May 072010

As you might know if you’ve made it through any of my past whining, I like to chat online.

Sometimes on websites, ICQ available for chat mode when that was the thing to do, on IRC more than anywhere else. Once in a while I’ll meet someone in a forum or from a blog comment or even Google groups. Lately swapped emails a bit on Fetlife too.

Almost invariably when I chat with someone for a little bit they’ll ask if I use any form of instant messenger. Once in a while I’ll say yes. We’ll say hi right away then maybe once the next day but not have a chance to talk. Then a few days later we’ll cross paths and chat a bit. After that maybe a couple more near-misses and a few months later I think back to the person I used to chat with before I clean my list and that’s the end of that.

I think it’s because once someone is on a messenger chat list you take them for granted. You feel like you can talk any time rather than taking the opportunity to talk now. Maybe I just get boring really fast?

Either way I’m giving thought to giving up instant messengers entirely.

  2 Responses to “The curse of instant messaging”

Comments (2)
  1. I feel the same way. Nowadays, I treat IM differently with different people.

    With some people, it’s like e-mail but faster. Each one of us just types in something every once in a while. There are people with which we make an appointment to chat online. And there are people I refuse to IM and rather speak on the phone or e-mail.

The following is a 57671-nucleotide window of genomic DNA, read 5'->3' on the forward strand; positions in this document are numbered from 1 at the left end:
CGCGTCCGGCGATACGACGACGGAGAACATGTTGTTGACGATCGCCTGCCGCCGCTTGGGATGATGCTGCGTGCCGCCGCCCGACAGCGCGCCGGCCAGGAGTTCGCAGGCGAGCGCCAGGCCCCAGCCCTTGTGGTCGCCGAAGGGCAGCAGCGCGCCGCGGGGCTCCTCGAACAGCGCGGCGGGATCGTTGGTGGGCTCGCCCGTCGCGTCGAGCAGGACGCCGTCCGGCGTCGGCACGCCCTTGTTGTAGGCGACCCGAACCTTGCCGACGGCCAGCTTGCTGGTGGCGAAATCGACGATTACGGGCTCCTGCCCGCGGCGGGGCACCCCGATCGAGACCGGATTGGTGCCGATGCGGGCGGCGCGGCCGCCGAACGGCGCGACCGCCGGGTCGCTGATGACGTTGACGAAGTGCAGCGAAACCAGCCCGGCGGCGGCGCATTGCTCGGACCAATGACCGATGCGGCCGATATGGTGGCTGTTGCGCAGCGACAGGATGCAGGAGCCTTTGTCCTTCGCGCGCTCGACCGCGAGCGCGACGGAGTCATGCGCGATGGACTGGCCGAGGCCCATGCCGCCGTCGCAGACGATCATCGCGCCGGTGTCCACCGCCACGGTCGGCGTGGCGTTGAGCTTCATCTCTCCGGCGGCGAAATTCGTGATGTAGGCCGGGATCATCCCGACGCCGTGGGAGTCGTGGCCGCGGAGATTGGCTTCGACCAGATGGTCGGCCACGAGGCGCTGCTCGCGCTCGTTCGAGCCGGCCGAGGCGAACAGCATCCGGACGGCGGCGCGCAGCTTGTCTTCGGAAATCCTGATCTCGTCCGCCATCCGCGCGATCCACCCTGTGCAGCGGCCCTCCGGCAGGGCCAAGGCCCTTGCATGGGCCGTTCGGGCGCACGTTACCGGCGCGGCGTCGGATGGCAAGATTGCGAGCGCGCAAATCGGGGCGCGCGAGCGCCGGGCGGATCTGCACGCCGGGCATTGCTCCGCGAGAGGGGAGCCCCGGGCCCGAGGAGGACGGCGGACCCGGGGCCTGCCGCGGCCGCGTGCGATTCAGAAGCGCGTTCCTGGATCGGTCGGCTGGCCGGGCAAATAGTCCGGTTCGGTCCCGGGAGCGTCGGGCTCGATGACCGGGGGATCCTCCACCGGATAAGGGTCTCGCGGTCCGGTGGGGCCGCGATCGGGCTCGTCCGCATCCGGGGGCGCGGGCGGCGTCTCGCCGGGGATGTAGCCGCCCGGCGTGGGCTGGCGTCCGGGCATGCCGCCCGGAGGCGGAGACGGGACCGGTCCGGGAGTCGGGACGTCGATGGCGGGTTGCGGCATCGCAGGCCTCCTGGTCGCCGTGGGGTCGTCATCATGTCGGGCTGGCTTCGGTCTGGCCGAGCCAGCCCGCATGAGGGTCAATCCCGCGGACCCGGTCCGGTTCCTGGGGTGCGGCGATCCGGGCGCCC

I think it boils down to what kind of IM user you are (e.g.: do you have an IM client running all the time in the background?) and what kind of relationship you have with that person.

    Hey, would you like my MSN? 😛

    What’s that people use over there?

  2. instant messenging i think is something that’s come and gone. the closest thing to it i use anymore are the google chat and facebook messenger – mostly because they live on webpages and don’t need a full blown app to use. that’s a good thing.

    when i find people on irc i want to keep track of — email is a better choice.

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